As Zach’s son-in-law returned to the inside of the voting precinct to witness the casting of Zach’s vote, he said two simple words: Thank you. It was an unforgettable moment; we hugged and thanked each other for making it possible for Zach to vote. He turned to leave and I turned to stay. Tears filled my eyes and heart with light. The voice in my head was still, the polling precinct was quiet, and the room filled with the light of choice I had been witnessing all day. It had been amazing to be part of something bigger than myself.

Later heading home, fatigue turned to laughter and memory recorded these shared emotional experiences of inspiration.  America, what a concept!


“Yes And” vs “Yes But” (Added 5 October 2012)

The written word has often been the way spiritual messages have been received during my Life. Sometimes it is after an experience and the message literally jumps off the page. Sometimes it is before an experience and during the experience the words start ringing in my ears. Sometimes it is an old message and it has such power that writing it down brings clarity.

This message was powerful for me: remember to say “yes, and” instead of “yes, but.”  During an improv class this week, the teacher/actor stated that the simple act of saying “yes, and” was the secret of creating an audience pleasing scenario on stage. Since saying “yes” is the first rule of improv, the message didn’t seem new at first. As we began to practice creating scenes, it was immediately clear that it was easier for me to say “yes, but” and it was equally clear that doing so blocked the scene from expanding. The teacher/actor also recommended a small book called Improv Wisdom by Patricia Ryan Madson. As is my practice, I downloaded it and began to read it the very next day. As I said “yes, and” to what she had to say, the profound lesson came that what she was saying would be an amazing way to not only do improv, it would change a life from a negative focus to a positive one.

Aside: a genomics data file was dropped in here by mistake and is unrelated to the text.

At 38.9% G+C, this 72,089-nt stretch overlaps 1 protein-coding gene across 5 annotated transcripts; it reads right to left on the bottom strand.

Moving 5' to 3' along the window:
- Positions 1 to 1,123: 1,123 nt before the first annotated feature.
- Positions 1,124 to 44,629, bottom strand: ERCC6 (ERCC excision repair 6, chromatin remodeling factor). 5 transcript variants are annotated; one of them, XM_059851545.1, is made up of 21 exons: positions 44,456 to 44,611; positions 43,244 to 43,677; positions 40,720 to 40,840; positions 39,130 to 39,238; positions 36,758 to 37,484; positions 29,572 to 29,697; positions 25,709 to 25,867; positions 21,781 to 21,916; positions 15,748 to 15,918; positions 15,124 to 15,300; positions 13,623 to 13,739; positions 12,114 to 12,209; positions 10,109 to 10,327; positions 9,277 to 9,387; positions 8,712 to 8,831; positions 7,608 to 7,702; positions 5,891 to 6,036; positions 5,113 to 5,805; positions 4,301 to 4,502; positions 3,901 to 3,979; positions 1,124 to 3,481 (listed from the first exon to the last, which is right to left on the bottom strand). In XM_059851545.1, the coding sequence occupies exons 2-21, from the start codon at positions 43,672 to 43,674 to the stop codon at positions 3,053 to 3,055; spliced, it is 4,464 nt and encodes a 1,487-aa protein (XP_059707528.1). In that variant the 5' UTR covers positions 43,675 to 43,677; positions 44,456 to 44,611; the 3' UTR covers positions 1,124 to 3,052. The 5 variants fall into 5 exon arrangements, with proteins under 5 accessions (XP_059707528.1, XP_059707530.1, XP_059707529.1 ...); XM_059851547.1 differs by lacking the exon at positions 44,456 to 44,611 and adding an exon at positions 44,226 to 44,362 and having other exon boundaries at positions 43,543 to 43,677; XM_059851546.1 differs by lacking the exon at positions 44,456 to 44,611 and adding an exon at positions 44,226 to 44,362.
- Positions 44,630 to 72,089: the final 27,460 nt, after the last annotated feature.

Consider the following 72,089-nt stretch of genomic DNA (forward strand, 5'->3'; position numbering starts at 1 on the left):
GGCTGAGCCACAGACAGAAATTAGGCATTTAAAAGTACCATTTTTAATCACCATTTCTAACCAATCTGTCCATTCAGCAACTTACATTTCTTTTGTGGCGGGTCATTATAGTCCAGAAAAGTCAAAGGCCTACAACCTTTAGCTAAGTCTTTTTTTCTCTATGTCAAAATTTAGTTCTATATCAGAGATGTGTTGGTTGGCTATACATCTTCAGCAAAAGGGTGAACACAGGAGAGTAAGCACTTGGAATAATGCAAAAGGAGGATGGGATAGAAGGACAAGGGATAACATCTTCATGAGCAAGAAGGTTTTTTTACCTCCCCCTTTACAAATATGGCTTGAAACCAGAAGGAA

So I’ve taken her words to heart. During the last 48 hours, I’ve said yes to everything. It was difficult to remember at first, and practicing made it easier and easier. It was amazing. Of course, there are times when I have to say no to someone, and what I’ve found is that even that is easier when I say yes to what is transpiring in the moment and then expand the conversation or activity to make my point or acknowledge someone else’s need. It is fun and it lifts my spirit and doesn’t dampen the spirit of the others involved.

The human survival instinct supports us in seeing what is there that needs to change or is threatening to us. The need for control is strong so supporting someone else’s ideas or interests each moment seems difficult at times. Acceptance of “what is” can be challenging and this simple idea of energetically saying, “yes, and” has given me clarity about my own negative or judgmental views as I’ve gone through my day. Opening my heart in this way supports others in a way that is so kind and so nurturing. Not surprisingly, it has supported me in refraining from self-judgment as well.

Sometimes an old message said in a simple direct way can change the Life of the one who truly hears it. This one has certainly changed the content of my last two days, and the intention to expand the experiment is exciting and feels like a spiritual loving act. The experiment itself has supported me in living more fully in the present, which is, of course, the only place we can live fully.


Life After Death (Added 30 September 2012}